AJ Thomas (Headshot credit: Corgan)
AJ Thomas is a healthcare sector leader — principal, at Corgan, (Phoenix).
In Healthcare Design’s Face Time Q+A, Thomas shares what lead him to a career in healthcare design, why it’s important to ask questions on projects, and what he considers his superpower trait.
What drew you to a career in healthcare design?
There were very few firms hiring in 2002 (the year I graduated with my master of architecture degree from The University of Texas at Arlington) after 9/11, but I happened to find an opening at HDR for a project coordinator in healthcare architecture. So while I didn’t start my career seeking healthcare design as a focus, my decision to stay in this sector for more than 20 years has been very intentional. The ability to combine my passion for creativity with critical thinking skills was what first drew me to the profession. Now, it is the ability to have an impact in the communities we serve, improve outcomes through design, and elevate the healing environment.
What was your first healthcare project?
Hillcrest Baptist Medical Center (now Baylor Scott & White Medical Center) in Waco, Texas, from 2004-2007. I was the designer for the women and children’s specialty hospital that adjoined the main hospital.
What lesson from that project do you still carry with you today?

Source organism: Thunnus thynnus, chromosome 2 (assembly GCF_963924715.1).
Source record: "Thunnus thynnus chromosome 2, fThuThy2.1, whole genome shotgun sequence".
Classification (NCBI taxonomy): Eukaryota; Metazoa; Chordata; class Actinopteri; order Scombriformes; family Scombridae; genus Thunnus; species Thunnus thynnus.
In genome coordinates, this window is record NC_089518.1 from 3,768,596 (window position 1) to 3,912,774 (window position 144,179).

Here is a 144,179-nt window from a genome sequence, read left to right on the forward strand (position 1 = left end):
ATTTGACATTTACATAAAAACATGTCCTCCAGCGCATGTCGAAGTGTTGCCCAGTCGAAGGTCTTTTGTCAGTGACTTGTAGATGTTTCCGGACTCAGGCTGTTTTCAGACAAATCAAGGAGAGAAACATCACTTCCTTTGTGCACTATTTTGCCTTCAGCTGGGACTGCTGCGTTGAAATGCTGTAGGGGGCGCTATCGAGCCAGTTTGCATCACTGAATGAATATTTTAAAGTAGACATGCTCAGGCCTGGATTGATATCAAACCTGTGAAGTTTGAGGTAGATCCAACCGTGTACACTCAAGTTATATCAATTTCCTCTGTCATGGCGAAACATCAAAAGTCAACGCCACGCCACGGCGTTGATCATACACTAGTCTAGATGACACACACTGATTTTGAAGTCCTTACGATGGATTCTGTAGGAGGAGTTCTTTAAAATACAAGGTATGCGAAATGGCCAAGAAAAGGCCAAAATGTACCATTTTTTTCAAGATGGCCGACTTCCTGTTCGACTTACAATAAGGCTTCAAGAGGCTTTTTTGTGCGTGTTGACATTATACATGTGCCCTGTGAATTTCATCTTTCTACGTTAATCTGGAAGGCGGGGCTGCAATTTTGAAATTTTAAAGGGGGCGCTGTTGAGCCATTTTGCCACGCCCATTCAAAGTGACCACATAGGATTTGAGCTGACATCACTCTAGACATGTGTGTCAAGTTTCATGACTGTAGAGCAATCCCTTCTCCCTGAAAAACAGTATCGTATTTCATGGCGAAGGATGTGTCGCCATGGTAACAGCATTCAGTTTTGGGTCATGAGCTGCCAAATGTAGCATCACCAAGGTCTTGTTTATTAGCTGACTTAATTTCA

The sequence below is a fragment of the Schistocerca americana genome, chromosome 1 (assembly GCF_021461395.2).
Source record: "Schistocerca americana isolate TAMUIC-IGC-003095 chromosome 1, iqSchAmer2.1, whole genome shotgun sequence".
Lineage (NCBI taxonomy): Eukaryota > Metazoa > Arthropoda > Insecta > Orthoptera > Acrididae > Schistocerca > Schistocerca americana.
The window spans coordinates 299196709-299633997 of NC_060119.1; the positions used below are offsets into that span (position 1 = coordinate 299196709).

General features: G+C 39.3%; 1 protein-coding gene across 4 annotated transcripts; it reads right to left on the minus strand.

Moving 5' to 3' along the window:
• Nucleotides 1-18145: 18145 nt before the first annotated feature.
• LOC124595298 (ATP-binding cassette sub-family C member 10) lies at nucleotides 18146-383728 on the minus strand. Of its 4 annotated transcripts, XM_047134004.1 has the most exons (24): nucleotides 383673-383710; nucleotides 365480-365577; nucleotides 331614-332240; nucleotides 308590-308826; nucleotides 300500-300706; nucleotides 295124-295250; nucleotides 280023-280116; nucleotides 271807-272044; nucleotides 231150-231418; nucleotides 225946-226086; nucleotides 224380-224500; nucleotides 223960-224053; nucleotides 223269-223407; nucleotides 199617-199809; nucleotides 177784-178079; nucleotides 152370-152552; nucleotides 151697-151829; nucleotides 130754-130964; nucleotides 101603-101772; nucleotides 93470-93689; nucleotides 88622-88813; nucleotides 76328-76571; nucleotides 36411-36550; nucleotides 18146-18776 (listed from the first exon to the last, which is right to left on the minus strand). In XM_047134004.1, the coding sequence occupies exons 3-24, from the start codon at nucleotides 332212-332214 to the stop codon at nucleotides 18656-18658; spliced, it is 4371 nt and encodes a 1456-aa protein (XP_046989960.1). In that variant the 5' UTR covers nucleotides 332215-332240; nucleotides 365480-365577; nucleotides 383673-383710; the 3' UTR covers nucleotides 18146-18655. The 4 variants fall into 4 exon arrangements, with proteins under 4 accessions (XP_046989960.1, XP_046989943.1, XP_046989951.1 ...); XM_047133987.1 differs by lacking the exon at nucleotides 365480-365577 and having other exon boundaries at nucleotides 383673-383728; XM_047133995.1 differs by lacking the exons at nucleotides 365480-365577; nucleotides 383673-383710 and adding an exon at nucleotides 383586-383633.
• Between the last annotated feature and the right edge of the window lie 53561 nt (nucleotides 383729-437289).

Ask questions. This might seem too simple, but it has helped me and the clients we serve. As leaders, we should not assume but constantly ask questions, from macro (Why is the project necessary?) to micro (What specific need will this project address?). I also try my best to be engaged and an active listener, which is key to truly understanding the problem. Better questions can lead to better team performance, and they create a foundation of trust, which leads to improved team engagement, innovation, and results. Curiosity is my superpower.
Three healthcare design projects and your role
Prescott Cancer Center (Photo credit: Corgan)
1 Arizona Oncology, Prescott, Ariz., principal-in-charge.
2 Copper Sky Medical Campus, City of Maricopa, Ariz., principal-in-charge.
3 Medical City, Mental Health and Wellness, Fort Worth, Texas, principal-in-charge.
What do you like best about working in healthcare design?
It’s not just a profession; it’s a commitment to a higher purpose, where the impact of your designs extends far beyond the physical structures.
What challenges about your work keep you up at night?
If I were to pick my top challenge, it would be “How can we drive change in an industry that is traditionally averse to change?” The healthcare sector has been one of the slowest adapters to change. I frequently say that, in this day of artificial intelligence, we as a healthcare industry have collectively managed to keep the fax machine alive.
An unexpected item on your desk
The sheer volume of architectural magazines. My staff teases me for being a borderline hoarder. This is a carry-over from my upbringing in Mumbai, India. Getting an architectural magazine was like finding gold, so now I have a hard time throwing them away or recycling them.
(Photo credit: AJ Thomas)
Outside the office, we’ll likely find you …
Engaged in some activity that involves two boys, aged 13 and 16, and my wife. These include boys’ basketball games, hiking in Arizona, church activities, or playing pickleball.
Dog or cat?